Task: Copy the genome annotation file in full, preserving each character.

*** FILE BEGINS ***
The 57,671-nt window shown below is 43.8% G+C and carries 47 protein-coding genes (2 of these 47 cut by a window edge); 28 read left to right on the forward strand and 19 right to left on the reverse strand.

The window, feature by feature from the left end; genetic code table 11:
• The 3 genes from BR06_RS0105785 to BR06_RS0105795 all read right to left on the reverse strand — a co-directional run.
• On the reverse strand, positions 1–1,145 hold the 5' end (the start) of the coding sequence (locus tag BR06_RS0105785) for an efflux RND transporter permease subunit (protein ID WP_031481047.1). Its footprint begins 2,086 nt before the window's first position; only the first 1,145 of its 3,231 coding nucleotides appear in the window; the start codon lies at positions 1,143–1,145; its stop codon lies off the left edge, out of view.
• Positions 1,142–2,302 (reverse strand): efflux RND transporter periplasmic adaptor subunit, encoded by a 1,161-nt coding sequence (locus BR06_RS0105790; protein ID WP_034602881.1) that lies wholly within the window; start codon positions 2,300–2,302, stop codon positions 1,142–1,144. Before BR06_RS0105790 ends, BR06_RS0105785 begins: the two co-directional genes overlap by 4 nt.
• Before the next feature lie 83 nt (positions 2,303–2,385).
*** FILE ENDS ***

The 57,671-nt window shown below is 43.8% G+C and carries 47 protein-coding genes (2 of these 47 cut by a window edge); 28 read left to right on the forward strand and 19 right to left on the reverse strand.

The window, feature by feature from the left end; genetic code table 11:
• The 3 genes from BR06_RS0105785 to BR06_RS0105795 all read right to left on the reverse strand — a co-directional run.
• On the reverse strand, positions 1–1,145 hold the 5' end (the start) of the coding sequence (locus tag BR06_RS0105785) for an efflux RND transporter permease subunit (protein ID WP_031481047.1). Its footprint begins 2,086 nt before the window's first position; only the first 1,145 of its 3,231 coding nucleotides appear in the window; the start codon lies at positions 1,143–1,145; its stop codon lies off the left edge, out of view.
• Positions 1,142–2,302 (reverse strand): efflux RND transporter periplasmic adaptor subunit, encoded by a 1,161-nt coding sequence (locus BR06_RS0105790; protein ID WP_034602881.1) that lies wholly within the window; start codon positions 2,300–2,302, stop codon positions 1,142–1,144. Before BR06_RS0105790 ends, BR06_RS0105785 begins: the two co-directional genes overlap by 4 nt.
• Before the next feature lie 83 nt (positions 2,303–2,385).